During the month of February, the accomplishments of black people are put on full display. The recognitions of achievements are highlighted in the areas of art, social activism, music, literature, education, and sports. Black History Month is a chance to reflect on the past while advancing the future. It is easy in the sports arena to remember Jackie Robinson as the first black player to play a regular season baseball game on April 15, 1947 for the Brooklyn Dodgers. It is easy to remember that in 1956 at the French Open, Althea Gibson was the first black to win a Grand Slam title. It is easy to remember Doug Williams as the first black quarterback to start in a Super Bowl and win MVP. It is easy to remember Bill Russell as the first black NBA coach and superstar. It is easy to remember in 1936, Jesse Owens became the first black to set multiple world records in a single Olympic game, while winning four gold medals. These were not the only black men and women who made an impact in sports.
Jack Johnson was the first black boxer to be heavyweight champion of the world. He was the third of nine kids to former slaves. Growing up in Galveston, Texas, he became known as the “Galveston Giant”. His very first boxing match he took home an astounding $1.50. He began his professional career in 1898 by knocking out Charley Brooks in the second of a 15-round bout. He would go on to win the World Colored Heavyweight Championship. But that wasn’t good enough for Johnson. He wanted to be the undisputed champion for blacks and whites. For two years, he followed Canadian Tommy Burns around the world, taunting him. He would show up to every match he had begging for a fight. Finally, that opportunity came on December 26, 1908 in Sydney, Australia. It was all Johnson, all day. His boxing style was to tire the opponent out and then strike in the later rounds. That’s exactly what he did that day against Burns, causing the fight to be stopped in the 14th round. Because of racial tension, many tried to find the “Great White Hope” to defeat Johnson. It took seven years of reigning as the heavyweight champion of the world before that took place. Jess Willard won in the 26th round of a 45-round bout in Cuba to do so. By that time, Johnson was a celebrity, appearing on radio and in motion pictures. His prize money was even up to $65,000. He was elected into the boxing Hall of Fame in 1954. He died in 1946 at the age of 68 in a car crash.
Alice Coachman was born in Albany, Georgia in 1923 as one of ten children. Her family had very little materially, so she was accustomed to practicing barefoot. Amazingly, she won the high school and college high jump records in the Amateur Athlete Union (AAU) national championship’s track and field competition – barefoot. She was offered a scholarship to Tuskegee University in 1939, and would continue to dominate the AAU competition. She enrolled at Albany State University in 1946 as the national champion in the 50 and 100-meter races, 400-meter relay, and high jump. In 1948, she competed in the London Olympics. Coachman set a record in the high jump with a mark of 5 feet, 6 1/8 inches, even though she had a back injury. This made her the first black woman to win an Olympic gold medal. In 1952, she became the first black person to get an endorsement deal, thanks to Coca-Cola. In 1975, Coachman was elected into the National Track and Field Hall of Fame and the U.S. Olympic Hall of Fame in 2004. At the 1996 Summer Olympic Games in Atlanta, she was honored as one of the 100 greatest Olympians in history. She passed away in 2014 at 90 years old.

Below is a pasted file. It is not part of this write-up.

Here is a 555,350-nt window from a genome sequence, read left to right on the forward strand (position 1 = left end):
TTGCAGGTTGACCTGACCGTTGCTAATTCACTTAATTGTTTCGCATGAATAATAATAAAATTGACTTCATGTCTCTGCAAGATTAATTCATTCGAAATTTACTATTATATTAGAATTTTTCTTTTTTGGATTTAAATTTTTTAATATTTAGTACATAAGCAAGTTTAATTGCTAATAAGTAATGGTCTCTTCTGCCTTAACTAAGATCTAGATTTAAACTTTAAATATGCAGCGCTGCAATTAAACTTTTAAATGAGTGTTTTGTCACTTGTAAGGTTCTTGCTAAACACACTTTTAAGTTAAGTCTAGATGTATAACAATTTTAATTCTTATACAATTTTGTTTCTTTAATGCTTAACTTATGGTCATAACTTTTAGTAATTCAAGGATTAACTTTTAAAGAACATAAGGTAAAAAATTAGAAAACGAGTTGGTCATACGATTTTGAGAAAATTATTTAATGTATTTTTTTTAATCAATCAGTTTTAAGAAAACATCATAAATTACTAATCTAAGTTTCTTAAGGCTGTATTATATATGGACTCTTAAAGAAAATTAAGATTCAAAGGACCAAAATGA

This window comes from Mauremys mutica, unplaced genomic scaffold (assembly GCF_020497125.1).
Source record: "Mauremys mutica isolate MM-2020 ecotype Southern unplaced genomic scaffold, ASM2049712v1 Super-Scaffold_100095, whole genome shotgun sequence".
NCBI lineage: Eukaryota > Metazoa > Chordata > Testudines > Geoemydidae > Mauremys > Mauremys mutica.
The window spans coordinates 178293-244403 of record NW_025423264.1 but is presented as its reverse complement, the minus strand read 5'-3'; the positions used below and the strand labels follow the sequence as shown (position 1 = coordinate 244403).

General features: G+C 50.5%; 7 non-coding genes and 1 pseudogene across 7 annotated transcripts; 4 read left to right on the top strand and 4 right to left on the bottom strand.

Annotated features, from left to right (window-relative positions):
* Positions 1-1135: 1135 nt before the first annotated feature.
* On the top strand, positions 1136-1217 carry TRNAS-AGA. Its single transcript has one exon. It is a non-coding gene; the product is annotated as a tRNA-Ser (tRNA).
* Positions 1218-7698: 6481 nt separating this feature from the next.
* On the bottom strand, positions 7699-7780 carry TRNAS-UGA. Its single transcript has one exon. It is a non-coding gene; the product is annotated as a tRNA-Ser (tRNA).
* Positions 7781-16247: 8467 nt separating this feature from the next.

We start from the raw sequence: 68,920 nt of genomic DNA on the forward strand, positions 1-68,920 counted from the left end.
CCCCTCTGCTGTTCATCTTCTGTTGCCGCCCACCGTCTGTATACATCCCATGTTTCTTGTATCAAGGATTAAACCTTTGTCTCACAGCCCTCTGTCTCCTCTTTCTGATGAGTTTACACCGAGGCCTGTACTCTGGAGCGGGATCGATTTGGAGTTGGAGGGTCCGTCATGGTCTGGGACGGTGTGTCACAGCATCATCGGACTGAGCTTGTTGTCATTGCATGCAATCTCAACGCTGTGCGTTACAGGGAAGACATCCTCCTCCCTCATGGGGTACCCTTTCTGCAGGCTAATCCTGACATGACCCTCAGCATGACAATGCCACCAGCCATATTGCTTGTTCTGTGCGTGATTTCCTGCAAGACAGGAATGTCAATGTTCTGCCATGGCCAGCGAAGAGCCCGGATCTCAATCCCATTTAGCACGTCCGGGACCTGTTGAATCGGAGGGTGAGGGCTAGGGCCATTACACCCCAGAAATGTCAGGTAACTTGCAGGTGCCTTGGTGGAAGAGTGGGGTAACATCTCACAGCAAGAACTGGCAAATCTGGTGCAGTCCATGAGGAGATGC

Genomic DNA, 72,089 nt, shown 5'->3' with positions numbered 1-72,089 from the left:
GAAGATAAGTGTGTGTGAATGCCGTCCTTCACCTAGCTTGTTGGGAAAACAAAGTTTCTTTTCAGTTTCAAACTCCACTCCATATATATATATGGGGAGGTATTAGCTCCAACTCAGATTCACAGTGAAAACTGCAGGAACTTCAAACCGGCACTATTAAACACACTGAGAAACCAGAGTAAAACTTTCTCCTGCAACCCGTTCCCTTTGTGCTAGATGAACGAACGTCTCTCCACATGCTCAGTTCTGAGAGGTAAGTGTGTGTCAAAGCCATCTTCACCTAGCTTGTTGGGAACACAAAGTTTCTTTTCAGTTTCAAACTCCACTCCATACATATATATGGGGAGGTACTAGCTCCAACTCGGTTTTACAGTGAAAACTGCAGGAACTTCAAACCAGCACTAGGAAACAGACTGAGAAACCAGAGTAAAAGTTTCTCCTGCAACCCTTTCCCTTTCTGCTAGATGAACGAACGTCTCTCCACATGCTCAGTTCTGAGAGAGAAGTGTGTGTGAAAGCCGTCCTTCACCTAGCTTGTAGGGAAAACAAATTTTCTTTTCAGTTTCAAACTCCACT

Fritz Pollard grew up in Rogers Park, Illinois, which was predominantly a white suburb of Chicago. He was the seventh of eight children. He was a three-sport athlete at Lane Tech High who wanted to follow his big brother to Dartmouth University. But somehow, someway he ended up attending Brown University in 1913, majoring in chemistry. Pollard played half-back at Brown, and it didn’t take long before he was “the man” on campus. This wasn’t because he was the first black player on the team; he was just that good. He was the first black to play in the Rose Bowl in 1916. In that same year he was also named to Walter Camp’s All America Team, and was the first black in Camp’s backfield. He was given the nickname, “the human torpedo”. It was quite appropriate because he basically beat Yale and Harvard by himself in the same season. This put Brown as the Ivy elite at the time because no team had beaten Yale and Harvard in the same season. After college, he went on to be the first in a lot of other areas. He was the first black coach in the NFL in 1919. The next year, he was among the first black players in the NFL. He was the first black to play on a championship team in 1920 and the first black quarterback in 1923. In 1954, Pollard was elected to the National College Football Hall of Fame, becoming the first black ever chosen. He was elected into the NFL Hall of Fame in 2005. He passed away in 1986 at the age of 92.
Time doesn’t permit to enumerate all the things that black athletes have done in the sporting world. And to think, all of them faced trials that many of us will never face. They were spit on, hit, punched, slapped, refused service, and received death threats on a daily basis. They received this type of treatment because they had a different skin color. Yet, they continued to compete in the sport they enjoyed and loved. Never forget someone’s endurance. Never forget someone’s plight in life. Never forget someone’s hard work. Never forget someone’s journey. Never forget someone’s accomplishments. Never forget.